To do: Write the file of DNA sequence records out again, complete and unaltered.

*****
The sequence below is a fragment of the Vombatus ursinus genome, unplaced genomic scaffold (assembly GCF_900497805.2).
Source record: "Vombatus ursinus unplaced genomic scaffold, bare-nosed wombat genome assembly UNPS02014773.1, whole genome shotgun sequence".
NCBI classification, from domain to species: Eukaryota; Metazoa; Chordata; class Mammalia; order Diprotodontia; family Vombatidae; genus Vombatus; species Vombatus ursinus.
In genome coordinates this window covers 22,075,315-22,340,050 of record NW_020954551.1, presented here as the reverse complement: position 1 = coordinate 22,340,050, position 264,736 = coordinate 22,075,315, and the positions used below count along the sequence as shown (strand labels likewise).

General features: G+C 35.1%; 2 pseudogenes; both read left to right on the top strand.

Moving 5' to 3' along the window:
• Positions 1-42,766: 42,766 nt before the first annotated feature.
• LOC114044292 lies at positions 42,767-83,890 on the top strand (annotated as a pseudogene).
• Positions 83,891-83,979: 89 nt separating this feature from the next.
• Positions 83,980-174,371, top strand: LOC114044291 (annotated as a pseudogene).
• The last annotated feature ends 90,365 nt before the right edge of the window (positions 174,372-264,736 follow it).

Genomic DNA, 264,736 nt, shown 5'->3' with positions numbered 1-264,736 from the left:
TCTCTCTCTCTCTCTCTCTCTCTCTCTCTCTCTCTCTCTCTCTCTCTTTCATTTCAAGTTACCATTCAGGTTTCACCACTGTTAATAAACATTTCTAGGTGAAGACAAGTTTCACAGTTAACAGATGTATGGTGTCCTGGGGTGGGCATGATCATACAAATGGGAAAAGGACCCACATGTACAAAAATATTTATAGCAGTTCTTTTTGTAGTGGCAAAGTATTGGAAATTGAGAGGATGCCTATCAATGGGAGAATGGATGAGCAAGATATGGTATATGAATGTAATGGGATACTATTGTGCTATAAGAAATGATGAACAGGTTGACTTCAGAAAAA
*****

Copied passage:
The sequence below is a fragment of the Vombatus ursinus genome, unplaced genomic scaffold (assembly GCF_900497805.2).
Source record: "Vombatus ursinus unplaced genomic scaffold, bare-nosed wombat genome assembly UNPS02014773.1, whole genome shotgun sequence".
NCBI classification, from domain to species: Eukaryota; Metazoa; Chordata; class Mammalia; order Diprotodontia; family Vombatidae; genus Vombatus; species Vombatus ursinus.
In genome coordinates this window covers 22,075,315-22,340,050 of record NW_020954551.1, presented here as the reverse complement: position 1 = coordinate 22,340,050, position 264,736 = coordinate 22,075,315, and the positions used below count along the sequence as shown (strand labels likewise).

General features: G+C 35.1%; 2 pseudogenes; both read left to right on the top strand.

Moving 5' to 3' along the window:
• Positions 1-42,766: 42,766 nt before the first annotated feature.
• LOC114044292 lies at positions 42,767-83,890 on the top strand (annotated as a pseudogene).
• Positions 83,891-83,979: 89 nt separating this feature from the next.
• Positions 83,980-174,371, top strand: LOC114044291 (annotated as a pseudogene).
• The last annotated feature ends 90,365 nt before the right edge of the window (positions 174,372-264,736 follow it).

Genomic DNA, 264,736 nt, shown 5'->3' with positions numbered 1-264,736 from the left:
TCTCTCTCTCTCTCTCTCTCTCTCTCTCTCTCTCTCTCTCTCTCTCTTTCATTTCAAGTTACCATTCAGGTTTCACCACTGTTAATAAACATTTCTAGGTGAAGACAAGTTTCACAGTTAACAGATGTATGGTGTCCTGGGGTGGGCATGATCATACAAATGGGAAAAGGACCCACATGTACAAAAATATTTATAGCAGTTCTTTTTGTAGTGGCAAAGTATTGGAAATTGAGAGGATGCCTATCAATGGGAGAATGGATGAGCAAGATATGGTATATGAATGTAATGGGATACTATTGTGCTATAAGAAATGATGAACAGGTTGACTTCAGAAAAA